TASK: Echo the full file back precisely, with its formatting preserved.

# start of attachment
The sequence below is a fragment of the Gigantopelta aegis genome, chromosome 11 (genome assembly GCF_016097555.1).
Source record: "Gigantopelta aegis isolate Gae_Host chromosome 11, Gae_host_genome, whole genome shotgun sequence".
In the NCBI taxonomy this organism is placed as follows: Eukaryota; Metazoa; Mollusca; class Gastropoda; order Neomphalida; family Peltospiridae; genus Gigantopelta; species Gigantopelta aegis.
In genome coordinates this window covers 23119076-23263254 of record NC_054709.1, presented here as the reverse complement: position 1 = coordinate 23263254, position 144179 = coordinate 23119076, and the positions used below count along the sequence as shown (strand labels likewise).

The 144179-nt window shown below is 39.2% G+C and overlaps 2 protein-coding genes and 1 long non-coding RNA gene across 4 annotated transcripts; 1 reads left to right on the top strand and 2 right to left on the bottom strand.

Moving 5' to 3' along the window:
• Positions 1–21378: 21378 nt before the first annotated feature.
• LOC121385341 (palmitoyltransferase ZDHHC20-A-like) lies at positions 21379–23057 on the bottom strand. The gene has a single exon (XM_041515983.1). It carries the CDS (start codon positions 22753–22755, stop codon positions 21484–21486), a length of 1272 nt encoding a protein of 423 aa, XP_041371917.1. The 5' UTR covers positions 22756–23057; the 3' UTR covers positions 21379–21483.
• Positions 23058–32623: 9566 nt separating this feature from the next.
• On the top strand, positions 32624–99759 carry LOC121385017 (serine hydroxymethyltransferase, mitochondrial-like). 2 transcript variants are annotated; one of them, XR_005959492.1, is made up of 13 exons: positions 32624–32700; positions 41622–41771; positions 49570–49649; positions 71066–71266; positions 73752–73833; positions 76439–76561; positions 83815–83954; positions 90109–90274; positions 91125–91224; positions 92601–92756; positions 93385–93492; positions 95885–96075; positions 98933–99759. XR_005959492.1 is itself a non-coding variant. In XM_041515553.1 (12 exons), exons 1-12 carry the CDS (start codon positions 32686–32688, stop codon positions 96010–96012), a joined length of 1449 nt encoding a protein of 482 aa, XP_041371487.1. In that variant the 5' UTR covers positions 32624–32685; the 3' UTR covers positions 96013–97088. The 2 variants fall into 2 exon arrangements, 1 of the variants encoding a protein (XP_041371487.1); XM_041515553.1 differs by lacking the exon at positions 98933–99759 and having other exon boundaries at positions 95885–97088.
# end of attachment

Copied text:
The sequence below is a fragment of the Gigantopelta aegis genome, chromosome 11 (genome assembly GCF_016097555.1).
Source record: "Gigantopelta aegis isolate Gae_Host chromosome 11, Gae_host_genome, whole genome shotgun sequence".
In the NCBI taxonomy this organism is placed as follows: Eukaryota; Metazoa; Mollusca; class Gastropoda; order Neomphalida; family Peltospiridae; genus Gigantopelta; species Gigantopelta aegis.
In genome coordinates this window covers 23119076-23263254 of record NC_054709.1, presented here as the reverse complement: position 1 = coordinate 23263254, position 144179 = coordinate 23119076, and the positions used below count along the sequence as shown (strand labels likewise).

The 144179-nt window shown below is 39.2% G+C and overlaps 2 protein-coding genes and 1 long non-coding RNA gene across 4 annotated transcripts; 1 reads left to right on the top strand and 2 right to left on the bottom strand.

Moving 5' to 3' along the window:
• Positions 1–21378: 21378 nt before the first annotated feature.
• LOC121385341 (palmitoyltransferase ZDHHC20-A-like) lies at positions 21379–23057 on the bottom strand. The gene has a single exon (XM_041515983.1). It carries the CDS (start codon positions 22753–22755, stop codon positions 21484–21486), a length of 1272 nt encoding a protein of 423 aa, XP_041371917.1. The 5' UTR covers positions 22756–23057; the 3' UTR covers positions 21379–21483.
• Positions 23058–32623: 9566 nt separating this feature from the next.
• On the top strand, positions 32624–99759 carry LOC121385017 (serine hydroxymethyltransferase, mitochondrial-like). 2 transcript variants are annotated; one of them, XR_005959492.1, is made up of 13 exons: positions 32624–32700; positions 41622–41771; positions 49570–49649; positions 71066–71266; positions 73752–73833; positions 76439–76561; positions 83815–83954; positions 90109–90274; positions 91125–91224; positions 92601–92756; positions 93385–93492; positions 95885–96075; positions 98933–99759. XR_005959492.1 is itself a non-coding variant. In XM_041515553.1 (12 exons), exons 1-12 carry the CDS (start codon positions 32686–32688, stop codon positions 96010–96012), a joined length of 1449 nt encoding a protein of 482 aa, XP_041371487.1. In that variant the 5' UTR covers positions 32624–32685; the 3' UTR covers positions 96013–97088. The 2 variants fall into 2 exon arrangements, 1 of the variants encoding a protein (XP_041371487.1); XM_041515553.1 differs by lacking the exon at positions 98933–99759 and having other exon boundaries at positions 95885–97088.